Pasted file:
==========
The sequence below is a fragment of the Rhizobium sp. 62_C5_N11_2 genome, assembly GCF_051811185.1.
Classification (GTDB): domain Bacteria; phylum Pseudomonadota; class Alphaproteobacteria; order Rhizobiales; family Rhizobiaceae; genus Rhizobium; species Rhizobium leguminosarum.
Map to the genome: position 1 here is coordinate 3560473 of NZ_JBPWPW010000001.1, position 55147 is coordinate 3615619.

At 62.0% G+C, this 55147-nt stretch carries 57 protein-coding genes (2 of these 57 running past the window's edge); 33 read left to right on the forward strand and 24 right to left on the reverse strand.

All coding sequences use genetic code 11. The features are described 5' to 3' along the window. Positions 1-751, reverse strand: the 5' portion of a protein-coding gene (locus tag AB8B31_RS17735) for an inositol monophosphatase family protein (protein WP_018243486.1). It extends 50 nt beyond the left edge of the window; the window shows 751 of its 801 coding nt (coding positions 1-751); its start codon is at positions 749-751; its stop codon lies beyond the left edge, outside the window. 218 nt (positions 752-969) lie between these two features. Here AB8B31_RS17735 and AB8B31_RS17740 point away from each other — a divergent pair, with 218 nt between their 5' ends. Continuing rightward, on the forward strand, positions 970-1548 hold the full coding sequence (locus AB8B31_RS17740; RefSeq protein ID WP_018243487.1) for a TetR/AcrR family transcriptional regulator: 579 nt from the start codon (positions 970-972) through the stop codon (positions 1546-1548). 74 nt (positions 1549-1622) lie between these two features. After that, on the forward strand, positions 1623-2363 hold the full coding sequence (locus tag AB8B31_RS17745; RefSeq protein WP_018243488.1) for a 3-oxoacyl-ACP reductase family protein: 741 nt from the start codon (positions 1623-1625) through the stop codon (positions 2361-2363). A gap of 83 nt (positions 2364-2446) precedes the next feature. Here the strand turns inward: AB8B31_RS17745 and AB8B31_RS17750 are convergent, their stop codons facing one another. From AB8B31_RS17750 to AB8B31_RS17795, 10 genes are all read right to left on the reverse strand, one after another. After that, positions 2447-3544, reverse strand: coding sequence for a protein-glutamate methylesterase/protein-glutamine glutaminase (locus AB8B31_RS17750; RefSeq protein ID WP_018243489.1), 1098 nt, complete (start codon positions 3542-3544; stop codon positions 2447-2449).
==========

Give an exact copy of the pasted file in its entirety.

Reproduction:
The sequence below is a fragment of the Rhizobium sp. 62_C5_N11_2 genome, assembly GCF_051811185.1.
Classification (GTDB): domain Bacteria; phylum Pseudomonadota; class Alphaproteobacteria; order Rhizobiales; family Rhizobiaceae; genus Rhizobium; species Rhizobium leguminosarum.
Map to the genome: position 1 here is coordinate 3560473 of NZ_JBPWPW010000001.1, position 55147 is coordinate 3615619.

At 62.0% G+C, this 55147-nt stretch carries 57 protein-coding genes (2 of these 57 running past the window's edge); 33 read left to right on the forward strand and 24 right to left on the reverse strand.

All coding sequences use genetic code 11. The features are described 5' to 3' along the window. Positions 1-751, reverse strand: the 5' portion of a protein-coding gene (locus tag AB8B31_RS17735) for an inositol monophosphatase family protein (protein WP_018243486.1). It extends 50 nt beyond the left edge of the window; the window shows 751 of its 801 coding nt (coding positions 1-751); its start codon is at positions 749-751; its stop codon lies beyond the left edge, outside the window. 218 nt (positions 752-969) lie between these two features. Here AB8B31_RS17735 and AB8B31_RS17740 point away from each other — a divergent pair, with 218 nt between their 5' ends. Continuing rightward, on the forward strand, positions 970-1548 hold the full coding sequence (locus AB8B31_RS17740; RefSeq protein ID WP_018243487.1) for a TetR/AcrR family transcriptional regulator: 579 nt from the start codon (positions 970-972) through the stop codon (positions 1546-1548). 74 nt (positions 1549-1622) lie between these two features. After that, on the forward strand, positions 1623-2363 hold the full coding sequence (locus tag AB8B31_RS17745; RefSeq protein WP_018243488.1) for a 3-oxoacyl-ACP reductase family protein: 741 nt from the start codon (positions 1623-1625) through the stop codon (positions 2361-2363). A gap of 83 nt (positions 2364-2446) precedes the next feature. Here the strand turns inward: AB8B31_RS17745 and AB8B31_RS17750 are convergent, their stop codons facing one another. From AB8B31_RS17750 to AB8B31_RS17795, 10 genes are all read right to left on the reverse strand, one after another. After that, positions 2447-3544, reverse strand: coding sequence for a protein-glutamate methylesterase/protein-glutamine glutaminase (locus AB8B31_RS17750; RefSeq protein ID WP_018243489.1), 1098 nt, complete (start codon positions 3542-3544; stop codon positions 2447-2449).